Epazote (Dysphania ambrosioides, formerly Chenopodium ambrosioides), known by the much easier names of Mexican tea, Jesuit’s tea, and wormseed, is native to Mexico, Central America, and South America. Epazote is an easily grown, shrubby, annual plant whose name means, “smelly animal” - literally ‘skunk sweat’ in Aztec. Doesn’t that make you want to try it! Pungent and slightly bitter with hints of lemon, its popularity in Mexican culture is due to its ability to lessen the digestive effects of beans.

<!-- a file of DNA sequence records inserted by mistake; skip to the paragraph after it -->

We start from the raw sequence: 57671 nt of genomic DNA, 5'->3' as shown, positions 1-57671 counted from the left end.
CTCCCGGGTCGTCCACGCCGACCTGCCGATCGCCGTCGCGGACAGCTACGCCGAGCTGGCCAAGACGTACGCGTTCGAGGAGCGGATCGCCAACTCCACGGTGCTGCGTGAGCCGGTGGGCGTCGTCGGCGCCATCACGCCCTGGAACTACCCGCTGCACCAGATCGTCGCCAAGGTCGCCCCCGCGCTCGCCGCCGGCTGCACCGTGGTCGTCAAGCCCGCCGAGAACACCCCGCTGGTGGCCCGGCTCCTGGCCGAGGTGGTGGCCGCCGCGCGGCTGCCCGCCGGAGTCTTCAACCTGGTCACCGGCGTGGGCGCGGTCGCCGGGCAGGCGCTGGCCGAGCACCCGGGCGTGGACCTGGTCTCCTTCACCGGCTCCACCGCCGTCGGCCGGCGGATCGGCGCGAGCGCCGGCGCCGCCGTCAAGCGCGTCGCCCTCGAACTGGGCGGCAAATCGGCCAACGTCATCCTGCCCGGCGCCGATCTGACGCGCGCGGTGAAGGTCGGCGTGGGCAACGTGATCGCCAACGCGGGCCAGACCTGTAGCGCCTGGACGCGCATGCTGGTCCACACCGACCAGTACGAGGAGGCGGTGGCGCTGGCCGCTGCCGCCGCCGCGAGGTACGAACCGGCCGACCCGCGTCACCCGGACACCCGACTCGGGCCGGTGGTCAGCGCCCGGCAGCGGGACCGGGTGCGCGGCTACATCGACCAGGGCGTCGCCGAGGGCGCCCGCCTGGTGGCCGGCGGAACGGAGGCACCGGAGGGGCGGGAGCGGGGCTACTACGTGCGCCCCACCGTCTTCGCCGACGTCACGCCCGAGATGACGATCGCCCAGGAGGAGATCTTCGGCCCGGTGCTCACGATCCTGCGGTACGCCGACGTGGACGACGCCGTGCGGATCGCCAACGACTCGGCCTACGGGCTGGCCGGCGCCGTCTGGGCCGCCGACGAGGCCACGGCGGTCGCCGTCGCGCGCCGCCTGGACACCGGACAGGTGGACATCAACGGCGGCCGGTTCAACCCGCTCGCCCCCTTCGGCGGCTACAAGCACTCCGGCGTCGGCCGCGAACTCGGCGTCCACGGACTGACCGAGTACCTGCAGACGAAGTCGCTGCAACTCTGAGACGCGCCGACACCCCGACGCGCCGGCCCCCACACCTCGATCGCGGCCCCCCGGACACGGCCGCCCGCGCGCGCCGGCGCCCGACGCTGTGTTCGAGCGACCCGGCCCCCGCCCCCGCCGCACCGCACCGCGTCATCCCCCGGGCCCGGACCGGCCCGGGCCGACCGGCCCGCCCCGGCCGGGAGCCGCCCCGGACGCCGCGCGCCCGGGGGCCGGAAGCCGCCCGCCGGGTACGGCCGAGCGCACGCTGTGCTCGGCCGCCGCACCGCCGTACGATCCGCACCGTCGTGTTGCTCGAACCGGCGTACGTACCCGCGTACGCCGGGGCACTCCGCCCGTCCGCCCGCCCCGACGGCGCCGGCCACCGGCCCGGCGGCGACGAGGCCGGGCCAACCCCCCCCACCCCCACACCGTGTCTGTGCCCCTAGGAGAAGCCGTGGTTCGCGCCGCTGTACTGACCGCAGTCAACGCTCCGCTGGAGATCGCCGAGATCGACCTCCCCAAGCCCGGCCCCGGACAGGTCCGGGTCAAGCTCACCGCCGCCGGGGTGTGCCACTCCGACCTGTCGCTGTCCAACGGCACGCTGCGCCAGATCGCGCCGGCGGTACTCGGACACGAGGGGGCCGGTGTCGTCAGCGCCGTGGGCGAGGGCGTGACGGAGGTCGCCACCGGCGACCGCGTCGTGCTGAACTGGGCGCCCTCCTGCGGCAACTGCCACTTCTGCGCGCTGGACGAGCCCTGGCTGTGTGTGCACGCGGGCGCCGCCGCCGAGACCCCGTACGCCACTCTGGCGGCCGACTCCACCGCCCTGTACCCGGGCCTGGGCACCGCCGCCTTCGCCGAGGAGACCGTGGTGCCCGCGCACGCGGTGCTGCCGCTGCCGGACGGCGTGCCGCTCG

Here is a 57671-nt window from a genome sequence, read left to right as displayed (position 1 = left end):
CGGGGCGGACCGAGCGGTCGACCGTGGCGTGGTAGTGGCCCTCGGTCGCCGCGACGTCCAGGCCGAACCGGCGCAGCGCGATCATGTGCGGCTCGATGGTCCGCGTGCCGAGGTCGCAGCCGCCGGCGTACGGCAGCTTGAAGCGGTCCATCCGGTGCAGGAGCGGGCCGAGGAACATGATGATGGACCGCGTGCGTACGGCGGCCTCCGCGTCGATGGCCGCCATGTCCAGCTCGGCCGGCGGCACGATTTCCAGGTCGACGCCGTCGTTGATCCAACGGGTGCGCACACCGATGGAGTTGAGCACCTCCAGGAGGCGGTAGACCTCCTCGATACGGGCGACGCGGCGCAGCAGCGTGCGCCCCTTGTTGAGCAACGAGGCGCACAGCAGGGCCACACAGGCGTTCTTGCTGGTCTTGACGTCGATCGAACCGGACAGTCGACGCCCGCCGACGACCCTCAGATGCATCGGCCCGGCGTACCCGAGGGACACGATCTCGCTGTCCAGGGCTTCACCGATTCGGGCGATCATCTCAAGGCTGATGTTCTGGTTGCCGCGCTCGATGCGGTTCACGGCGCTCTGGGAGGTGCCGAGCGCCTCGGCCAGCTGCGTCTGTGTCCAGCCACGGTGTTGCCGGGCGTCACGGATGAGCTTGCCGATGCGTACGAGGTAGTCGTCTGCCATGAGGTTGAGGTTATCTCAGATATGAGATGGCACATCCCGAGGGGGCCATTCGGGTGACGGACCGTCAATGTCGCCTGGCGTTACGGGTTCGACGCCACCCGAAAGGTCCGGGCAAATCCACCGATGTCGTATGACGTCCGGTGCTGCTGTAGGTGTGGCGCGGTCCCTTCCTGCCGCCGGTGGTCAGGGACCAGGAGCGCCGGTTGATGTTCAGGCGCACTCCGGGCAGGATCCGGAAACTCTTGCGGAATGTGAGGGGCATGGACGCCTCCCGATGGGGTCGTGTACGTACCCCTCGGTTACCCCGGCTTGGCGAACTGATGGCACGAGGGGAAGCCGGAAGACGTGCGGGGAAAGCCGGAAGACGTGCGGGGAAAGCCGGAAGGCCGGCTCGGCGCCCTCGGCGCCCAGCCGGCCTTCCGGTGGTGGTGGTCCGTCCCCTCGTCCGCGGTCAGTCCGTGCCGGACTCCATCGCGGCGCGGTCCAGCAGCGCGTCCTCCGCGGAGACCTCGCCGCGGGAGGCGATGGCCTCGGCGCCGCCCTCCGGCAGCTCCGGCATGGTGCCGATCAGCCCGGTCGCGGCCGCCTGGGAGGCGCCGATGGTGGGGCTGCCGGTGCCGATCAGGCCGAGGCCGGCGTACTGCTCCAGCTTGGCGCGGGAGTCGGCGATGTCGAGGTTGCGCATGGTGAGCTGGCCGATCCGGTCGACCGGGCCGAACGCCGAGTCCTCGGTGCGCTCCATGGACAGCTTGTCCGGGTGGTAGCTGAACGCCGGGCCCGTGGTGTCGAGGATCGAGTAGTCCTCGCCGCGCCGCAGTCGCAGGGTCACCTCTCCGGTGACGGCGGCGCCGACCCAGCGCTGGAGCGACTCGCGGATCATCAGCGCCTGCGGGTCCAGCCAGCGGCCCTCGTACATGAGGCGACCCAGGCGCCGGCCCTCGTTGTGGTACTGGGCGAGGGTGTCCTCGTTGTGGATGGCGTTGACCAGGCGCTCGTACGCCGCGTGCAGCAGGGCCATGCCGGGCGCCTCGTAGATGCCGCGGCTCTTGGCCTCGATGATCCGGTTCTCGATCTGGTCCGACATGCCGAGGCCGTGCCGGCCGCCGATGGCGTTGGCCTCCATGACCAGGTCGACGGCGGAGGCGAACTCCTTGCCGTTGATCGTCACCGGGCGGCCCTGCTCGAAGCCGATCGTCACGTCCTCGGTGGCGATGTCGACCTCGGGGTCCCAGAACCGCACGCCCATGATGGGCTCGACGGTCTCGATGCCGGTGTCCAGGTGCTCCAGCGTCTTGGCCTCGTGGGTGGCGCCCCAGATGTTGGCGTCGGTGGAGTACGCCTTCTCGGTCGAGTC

It has been said that Mexican cooking maven Diana Kennedy claimed it grew wild in the Northeast, then later recanted having possibly misidentified ‘goose weed’ as epazote. There is still some controversy surrounding this, and the caliber of non-native grown plants. Look for it fresh in Hispanic markets. Seed is often available online, and we have even heard of, though not tried a frozen form. As with many herbs the dried form is considered inferior, if not useless.

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